Further, we need to fight hard to protect all remaining habitat where the cutthroat lives. I have witnessed how quickly a cutthroat population can respond to restoration of a sullied environment. The WFFC had a long project to clean up Griffin Creek on the Snoqualmie River. In a few short years both the cutthroat and coho populations recovered dramatically.
    This has been, in my opinion, a healthy thread that will surely be an eye-opener to the newcomers who take time to read it. One thing that we did not delineate however is the importance of readers of WFF to join and support the activities of FFF, TU, Nature Conservancy and clubs such as Northwest Fly Anglers, Washington Fly Fishing Club, Evergreen Fly Fishers....and any of the many other groups local to your area.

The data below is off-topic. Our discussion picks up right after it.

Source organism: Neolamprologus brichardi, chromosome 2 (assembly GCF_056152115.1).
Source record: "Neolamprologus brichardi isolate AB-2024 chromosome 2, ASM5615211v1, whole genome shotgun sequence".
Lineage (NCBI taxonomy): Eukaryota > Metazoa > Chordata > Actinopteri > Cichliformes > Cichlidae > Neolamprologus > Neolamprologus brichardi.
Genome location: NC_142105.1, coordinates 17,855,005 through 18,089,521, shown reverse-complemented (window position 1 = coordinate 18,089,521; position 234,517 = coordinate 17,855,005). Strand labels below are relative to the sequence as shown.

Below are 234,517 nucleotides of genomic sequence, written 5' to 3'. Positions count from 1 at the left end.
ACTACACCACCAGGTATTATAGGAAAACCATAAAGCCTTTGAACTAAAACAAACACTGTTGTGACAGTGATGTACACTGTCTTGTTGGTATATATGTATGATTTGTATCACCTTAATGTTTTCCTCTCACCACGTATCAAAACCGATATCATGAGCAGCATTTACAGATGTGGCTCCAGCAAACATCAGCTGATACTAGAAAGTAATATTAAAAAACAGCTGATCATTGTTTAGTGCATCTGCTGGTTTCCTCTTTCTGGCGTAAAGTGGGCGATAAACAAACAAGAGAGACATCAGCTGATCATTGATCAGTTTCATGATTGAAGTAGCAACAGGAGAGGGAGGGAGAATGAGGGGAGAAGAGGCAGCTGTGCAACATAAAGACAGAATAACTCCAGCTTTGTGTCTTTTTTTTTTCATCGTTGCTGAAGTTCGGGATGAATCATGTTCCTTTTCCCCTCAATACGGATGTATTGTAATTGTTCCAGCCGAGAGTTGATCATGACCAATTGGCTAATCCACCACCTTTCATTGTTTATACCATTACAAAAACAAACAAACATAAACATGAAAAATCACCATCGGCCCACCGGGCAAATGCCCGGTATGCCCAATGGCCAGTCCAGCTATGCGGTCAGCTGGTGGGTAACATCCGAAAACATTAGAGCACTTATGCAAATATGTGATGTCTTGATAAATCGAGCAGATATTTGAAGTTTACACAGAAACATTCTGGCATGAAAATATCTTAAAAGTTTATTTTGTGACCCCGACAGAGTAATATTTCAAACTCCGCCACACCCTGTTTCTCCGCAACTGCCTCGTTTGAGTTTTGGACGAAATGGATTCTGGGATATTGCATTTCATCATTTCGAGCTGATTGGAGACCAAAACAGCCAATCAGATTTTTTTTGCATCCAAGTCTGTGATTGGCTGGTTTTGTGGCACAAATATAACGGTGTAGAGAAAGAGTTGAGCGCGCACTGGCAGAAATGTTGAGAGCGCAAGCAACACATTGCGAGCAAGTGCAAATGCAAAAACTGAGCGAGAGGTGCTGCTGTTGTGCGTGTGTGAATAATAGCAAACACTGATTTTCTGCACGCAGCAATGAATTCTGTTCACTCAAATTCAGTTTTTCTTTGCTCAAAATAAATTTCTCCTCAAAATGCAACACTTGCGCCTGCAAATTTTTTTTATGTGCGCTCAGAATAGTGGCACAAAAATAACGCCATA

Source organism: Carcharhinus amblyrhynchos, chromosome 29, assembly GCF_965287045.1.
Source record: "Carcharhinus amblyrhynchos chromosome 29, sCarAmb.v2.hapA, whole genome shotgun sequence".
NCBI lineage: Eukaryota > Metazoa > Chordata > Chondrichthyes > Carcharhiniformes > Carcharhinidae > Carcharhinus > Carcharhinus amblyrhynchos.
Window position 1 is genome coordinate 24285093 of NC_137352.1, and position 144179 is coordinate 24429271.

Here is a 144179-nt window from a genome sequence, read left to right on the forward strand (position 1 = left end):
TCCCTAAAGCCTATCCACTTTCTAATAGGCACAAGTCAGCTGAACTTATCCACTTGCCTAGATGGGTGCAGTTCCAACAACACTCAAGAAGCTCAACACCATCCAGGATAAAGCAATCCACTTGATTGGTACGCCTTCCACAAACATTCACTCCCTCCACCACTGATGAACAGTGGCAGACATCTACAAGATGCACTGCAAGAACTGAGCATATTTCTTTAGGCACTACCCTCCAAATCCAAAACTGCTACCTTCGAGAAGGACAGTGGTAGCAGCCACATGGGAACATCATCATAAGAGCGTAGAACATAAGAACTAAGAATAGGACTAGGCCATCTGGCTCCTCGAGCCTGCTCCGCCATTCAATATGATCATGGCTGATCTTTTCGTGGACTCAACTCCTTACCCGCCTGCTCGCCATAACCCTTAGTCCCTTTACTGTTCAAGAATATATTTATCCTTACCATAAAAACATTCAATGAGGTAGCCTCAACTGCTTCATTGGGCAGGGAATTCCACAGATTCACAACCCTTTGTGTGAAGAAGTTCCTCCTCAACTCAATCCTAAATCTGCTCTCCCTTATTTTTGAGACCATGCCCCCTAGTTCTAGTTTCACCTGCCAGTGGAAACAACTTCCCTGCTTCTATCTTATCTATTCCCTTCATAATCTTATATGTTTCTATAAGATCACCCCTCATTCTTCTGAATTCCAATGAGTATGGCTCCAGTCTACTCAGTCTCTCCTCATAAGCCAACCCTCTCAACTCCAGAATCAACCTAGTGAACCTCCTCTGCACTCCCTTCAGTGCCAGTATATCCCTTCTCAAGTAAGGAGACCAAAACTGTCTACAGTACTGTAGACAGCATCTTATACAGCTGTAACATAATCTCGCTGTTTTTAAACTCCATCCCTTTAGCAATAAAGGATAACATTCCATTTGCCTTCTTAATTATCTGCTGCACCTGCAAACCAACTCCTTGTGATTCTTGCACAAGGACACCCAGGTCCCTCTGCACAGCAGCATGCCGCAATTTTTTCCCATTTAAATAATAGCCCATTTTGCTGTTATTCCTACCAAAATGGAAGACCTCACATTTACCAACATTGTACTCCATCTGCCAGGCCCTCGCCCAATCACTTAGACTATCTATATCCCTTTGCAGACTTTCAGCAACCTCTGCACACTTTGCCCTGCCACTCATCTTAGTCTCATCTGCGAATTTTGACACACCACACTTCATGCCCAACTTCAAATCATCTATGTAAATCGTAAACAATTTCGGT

Les Johnson
     
  10. Smalma

    Smalma Active Member

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    An interesting discussion.

    I guess I fall into the Milt Roe's camp- having healthy sea-runs is more about habitat protection than anything else. Again I restate an obsrevation that I have made here in Puget Sound. Those rivers (Skagit and Snohomish)that allow some harvest of our beloved cutthroat seem to have as reboust populations as those that do not (Stillaguamish). In addition those with harvest actually seem to provide a higher % of larger fish (those say over 15 inches). While those are just observations they are based on decades of close observation. While eliminating the harvest on those rivers would without a doubt benefit our own fishing (getting those nasty folks that want to kill a fish off the water) the anecdotal evidence suggest that the health of the runs would improve much than under current management.